20 years on, former Eurogroup head says euro a source of stability

Clément ZAMPA
Former Eurogroup President Jeroen Dijsselbloem says the euro currency is a source of stability in the face of rising populism (AFP Photo/EMMANUEL DUNAND)

Brussels (AFP) - Two decades after Europe's core economies adopted a single currency, former Eurogroup head Jeroen Dijsselbloem, argues that the euro is a source of stability against the rise of populism.

The former Dutch finance minister was chairman of the committee that runs the 19-country eurozone between 2013-2018, when it survived the Greek debt crisis.

Now, he says, the currency needs stronger buffers against future shocks, but still serves as an anchor at a time when Europe's political future has been clouded by the rise of nationalist forces.

Is the Eurozone ministers' council still the best decision-maker?

Dijsselbloem: "The Eurogroup has in the last decade proven to be one of the most efficient decision-making bodies in the EU. The ministers take decisions in unanimity, yet it never comes to a vote.

"Democratic legitimacy is anchored in the national parliaments and a link with the European Parliament could be developed further.

"The kind of, sometimes very intrusive, measures that were agreed in the Eurogroup in the context of country-specific programmes should be carefully avoided in the future.

"Whether we will successfully stay out of this kind of trouble, depends very much on national politicians dealing with the macro-economic imbalances in the member states."

In the crisis, was the guilder ever coming back, or is the euro irreversible?

Dijsselbloem: "No, there was never a moment in which I thought the guilder would come back. The only real threat we faced was the Greek drachma returning.

"Given the huge impact this would have had on Greece, first and foremost, but also on the future of the eurozone as a whole, it has been my aim to keep the whole eurozone intact, not leaving anyone behind.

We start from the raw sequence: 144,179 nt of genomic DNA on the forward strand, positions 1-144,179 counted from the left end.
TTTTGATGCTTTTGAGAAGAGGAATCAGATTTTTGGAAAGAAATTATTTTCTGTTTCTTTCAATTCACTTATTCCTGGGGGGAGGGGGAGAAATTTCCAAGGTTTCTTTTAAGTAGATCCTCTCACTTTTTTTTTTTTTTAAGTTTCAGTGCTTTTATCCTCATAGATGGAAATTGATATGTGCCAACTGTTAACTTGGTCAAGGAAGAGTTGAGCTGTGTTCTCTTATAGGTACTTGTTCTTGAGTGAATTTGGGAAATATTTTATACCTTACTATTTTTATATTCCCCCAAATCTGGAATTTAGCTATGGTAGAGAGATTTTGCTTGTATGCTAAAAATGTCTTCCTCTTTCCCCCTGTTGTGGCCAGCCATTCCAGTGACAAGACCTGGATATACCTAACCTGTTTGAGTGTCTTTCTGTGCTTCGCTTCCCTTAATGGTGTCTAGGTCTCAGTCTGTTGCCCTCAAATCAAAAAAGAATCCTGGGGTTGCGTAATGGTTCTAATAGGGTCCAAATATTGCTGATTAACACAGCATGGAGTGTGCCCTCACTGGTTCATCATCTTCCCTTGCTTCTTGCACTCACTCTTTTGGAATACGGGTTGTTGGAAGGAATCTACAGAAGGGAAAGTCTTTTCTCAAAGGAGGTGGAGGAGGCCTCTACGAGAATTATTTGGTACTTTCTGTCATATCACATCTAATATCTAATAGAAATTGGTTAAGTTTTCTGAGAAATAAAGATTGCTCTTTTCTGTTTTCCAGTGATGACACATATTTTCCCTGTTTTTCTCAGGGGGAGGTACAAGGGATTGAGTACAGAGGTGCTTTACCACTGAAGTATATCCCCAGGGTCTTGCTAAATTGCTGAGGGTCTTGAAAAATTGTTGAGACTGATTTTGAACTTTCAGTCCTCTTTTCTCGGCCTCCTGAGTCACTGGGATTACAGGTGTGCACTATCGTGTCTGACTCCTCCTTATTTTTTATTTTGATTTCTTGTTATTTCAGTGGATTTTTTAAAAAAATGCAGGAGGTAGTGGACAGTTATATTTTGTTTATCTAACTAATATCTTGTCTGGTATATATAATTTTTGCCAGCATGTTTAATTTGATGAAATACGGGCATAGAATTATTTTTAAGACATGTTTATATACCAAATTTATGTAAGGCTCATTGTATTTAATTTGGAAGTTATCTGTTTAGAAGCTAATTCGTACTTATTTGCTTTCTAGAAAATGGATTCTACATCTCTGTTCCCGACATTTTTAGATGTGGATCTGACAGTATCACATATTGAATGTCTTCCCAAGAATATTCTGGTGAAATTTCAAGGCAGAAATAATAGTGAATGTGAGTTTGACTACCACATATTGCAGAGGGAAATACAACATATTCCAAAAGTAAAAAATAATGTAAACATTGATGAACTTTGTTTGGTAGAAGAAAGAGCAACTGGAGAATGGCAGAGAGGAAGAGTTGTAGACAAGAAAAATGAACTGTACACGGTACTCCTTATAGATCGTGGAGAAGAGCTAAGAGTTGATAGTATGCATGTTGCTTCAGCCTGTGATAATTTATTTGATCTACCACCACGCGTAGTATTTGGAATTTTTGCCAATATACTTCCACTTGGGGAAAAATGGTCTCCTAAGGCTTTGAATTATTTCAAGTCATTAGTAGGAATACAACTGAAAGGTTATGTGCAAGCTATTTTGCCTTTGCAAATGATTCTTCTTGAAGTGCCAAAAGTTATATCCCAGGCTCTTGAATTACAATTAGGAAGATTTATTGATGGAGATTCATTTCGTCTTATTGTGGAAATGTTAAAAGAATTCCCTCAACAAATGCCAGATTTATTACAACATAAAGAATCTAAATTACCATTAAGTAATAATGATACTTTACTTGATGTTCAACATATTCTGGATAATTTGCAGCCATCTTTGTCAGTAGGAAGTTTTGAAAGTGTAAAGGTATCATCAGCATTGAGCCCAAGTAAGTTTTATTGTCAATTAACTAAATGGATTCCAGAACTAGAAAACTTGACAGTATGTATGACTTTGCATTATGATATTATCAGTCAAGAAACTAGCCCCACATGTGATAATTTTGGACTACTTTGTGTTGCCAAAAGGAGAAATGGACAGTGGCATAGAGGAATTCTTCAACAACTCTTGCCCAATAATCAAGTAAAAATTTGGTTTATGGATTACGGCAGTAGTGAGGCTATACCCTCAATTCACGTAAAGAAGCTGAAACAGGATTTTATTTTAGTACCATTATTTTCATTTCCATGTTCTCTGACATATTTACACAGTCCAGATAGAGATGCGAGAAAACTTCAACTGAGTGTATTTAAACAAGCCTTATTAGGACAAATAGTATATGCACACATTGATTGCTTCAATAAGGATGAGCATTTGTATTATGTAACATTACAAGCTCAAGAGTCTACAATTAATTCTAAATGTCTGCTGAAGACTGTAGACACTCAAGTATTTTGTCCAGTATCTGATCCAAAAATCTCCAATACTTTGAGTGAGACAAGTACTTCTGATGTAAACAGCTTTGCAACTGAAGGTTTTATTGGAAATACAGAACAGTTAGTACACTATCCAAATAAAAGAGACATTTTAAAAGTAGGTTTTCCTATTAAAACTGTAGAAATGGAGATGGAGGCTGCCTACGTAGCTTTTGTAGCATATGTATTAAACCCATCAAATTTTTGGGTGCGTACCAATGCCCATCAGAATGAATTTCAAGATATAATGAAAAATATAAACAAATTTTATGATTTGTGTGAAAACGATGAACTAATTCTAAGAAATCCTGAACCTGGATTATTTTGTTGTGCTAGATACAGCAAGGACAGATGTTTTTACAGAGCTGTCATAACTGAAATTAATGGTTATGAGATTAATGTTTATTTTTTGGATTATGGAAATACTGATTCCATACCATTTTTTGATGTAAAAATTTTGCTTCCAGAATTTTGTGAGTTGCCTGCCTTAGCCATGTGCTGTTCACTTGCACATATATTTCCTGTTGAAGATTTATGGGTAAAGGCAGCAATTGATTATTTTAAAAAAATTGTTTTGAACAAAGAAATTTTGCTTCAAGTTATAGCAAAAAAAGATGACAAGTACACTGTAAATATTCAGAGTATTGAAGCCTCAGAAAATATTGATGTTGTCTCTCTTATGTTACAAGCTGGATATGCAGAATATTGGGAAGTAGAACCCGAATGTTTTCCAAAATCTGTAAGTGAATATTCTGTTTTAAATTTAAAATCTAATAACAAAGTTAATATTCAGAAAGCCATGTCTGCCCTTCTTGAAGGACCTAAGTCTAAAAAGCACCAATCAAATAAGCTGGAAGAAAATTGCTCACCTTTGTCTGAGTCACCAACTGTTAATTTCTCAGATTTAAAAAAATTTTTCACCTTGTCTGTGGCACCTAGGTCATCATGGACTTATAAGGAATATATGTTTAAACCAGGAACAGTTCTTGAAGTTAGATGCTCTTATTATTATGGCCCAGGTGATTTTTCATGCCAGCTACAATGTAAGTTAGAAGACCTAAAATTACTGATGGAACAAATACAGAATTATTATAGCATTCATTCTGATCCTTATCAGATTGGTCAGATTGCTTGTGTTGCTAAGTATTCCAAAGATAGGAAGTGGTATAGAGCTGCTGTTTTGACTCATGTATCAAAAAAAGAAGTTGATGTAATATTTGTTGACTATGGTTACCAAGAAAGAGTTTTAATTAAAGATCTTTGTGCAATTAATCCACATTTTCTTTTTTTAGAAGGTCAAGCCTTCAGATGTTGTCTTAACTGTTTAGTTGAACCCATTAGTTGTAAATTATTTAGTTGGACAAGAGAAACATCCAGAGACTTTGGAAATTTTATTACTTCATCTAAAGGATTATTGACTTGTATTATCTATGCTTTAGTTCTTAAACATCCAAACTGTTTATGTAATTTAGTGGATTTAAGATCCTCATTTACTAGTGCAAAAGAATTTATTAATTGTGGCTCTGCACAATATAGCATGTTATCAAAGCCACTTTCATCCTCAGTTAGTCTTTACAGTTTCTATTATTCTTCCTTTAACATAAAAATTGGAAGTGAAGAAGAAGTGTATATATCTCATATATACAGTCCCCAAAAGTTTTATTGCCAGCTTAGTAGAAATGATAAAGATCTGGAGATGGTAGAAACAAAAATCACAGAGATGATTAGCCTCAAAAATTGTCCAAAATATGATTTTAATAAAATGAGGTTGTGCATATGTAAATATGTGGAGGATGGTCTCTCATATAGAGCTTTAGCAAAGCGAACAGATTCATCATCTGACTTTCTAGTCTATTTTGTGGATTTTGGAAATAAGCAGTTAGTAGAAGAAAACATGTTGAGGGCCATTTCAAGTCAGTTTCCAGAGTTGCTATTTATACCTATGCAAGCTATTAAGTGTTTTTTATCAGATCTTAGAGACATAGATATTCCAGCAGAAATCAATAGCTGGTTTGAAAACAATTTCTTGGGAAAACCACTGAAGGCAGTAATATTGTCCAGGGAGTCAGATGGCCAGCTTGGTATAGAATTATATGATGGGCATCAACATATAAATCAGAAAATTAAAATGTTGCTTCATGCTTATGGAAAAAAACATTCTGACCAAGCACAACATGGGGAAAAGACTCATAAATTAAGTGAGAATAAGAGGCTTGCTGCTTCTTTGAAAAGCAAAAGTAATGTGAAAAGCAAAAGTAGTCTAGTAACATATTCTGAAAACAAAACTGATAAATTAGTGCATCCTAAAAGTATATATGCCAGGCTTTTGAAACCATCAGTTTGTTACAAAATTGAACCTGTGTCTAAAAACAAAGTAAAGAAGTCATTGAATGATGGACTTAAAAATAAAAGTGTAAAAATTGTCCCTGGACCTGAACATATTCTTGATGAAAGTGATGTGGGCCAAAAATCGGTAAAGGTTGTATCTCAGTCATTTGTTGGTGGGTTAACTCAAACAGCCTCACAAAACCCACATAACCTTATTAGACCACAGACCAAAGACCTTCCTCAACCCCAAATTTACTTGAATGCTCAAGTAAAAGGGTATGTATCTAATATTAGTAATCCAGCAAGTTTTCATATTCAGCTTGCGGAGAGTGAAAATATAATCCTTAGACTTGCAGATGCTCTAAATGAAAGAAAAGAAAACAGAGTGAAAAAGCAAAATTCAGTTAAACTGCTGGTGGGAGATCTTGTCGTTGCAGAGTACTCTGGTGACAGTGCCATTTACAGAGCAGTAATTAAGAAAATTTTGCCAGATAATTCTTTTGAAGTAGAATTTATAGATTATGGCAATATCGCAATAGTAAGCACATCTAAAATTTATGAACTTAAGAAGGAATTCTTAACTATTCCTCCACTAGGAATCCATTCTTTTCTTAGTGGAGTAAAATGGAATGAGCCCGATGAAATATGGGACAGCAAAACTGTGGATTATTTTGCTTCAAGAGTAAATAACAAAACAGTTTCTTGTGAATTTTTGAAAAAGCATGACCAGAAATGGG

"I believe that the very strong political will to do just that, also of course among government leaders, has been the most crucial element in our recovery."

Would a new debt crisis like the Greece one mean the end of the eurozone?

Dijsselbloem: "A crisis of this sort, size and impact will not take place again. It came from an -- with hindsight -- unbelievably irresponsible credit boom.

"Many of the loans so easily provided, were not invested but consumed or were used to blow up even further the real estate and housing sectors.

"And all this while we deregulated the banking sector -- the biggest mistake of all.

"The eurozone is now so much better prepared, with better rules and regulations, better institutions and funds, which we can use in time of a crisis. We truly are in a very different situation now.

"The eurozone has been slow to get out of the crisis but has recovered strongly since. The next crisis will more likely come from the US again or from China.

"All we can do is to be prepared as well as possible. At this moment we have too little shock absorption capacity or, in plain English, too few buffers. More work will have to be done."

Why do eurosceptic countries -- such as Italy -- want to stay in the euro?

Dijsselbloem: "Because, very simply, the euro and its institutions are now a guarantee for stability -- and some politicians offer the opposite.

"We saw the same thing in Greece: people were understandably very unhappy about the ongoing recession and blamed, wrongly, Europe.

"But when the Grexit vote was 'nay', both the population and the politicians stepped back and said: Whatever happens we want to stay in the euro.

"The same step back was taken by French voters of Marine Le Pen, by Geert Wilders voters in The Netherlands and so on."

What needs to be done for the euro to survive another 20 years?

Dijsselbloem: "The key priorities, very simply, are to finish the banking union and create real capital markets union in Europe. We are still too bank dependent and need more equity investments.

"These two elements will hugely improve our investment climate and will make the monetary union much more shock proof. Public funds are not the best transfer mechanism in case of a shock, but private funds through capital markets are.

"It requires brave politicians that focus on what really matters when you want to achieve more growth."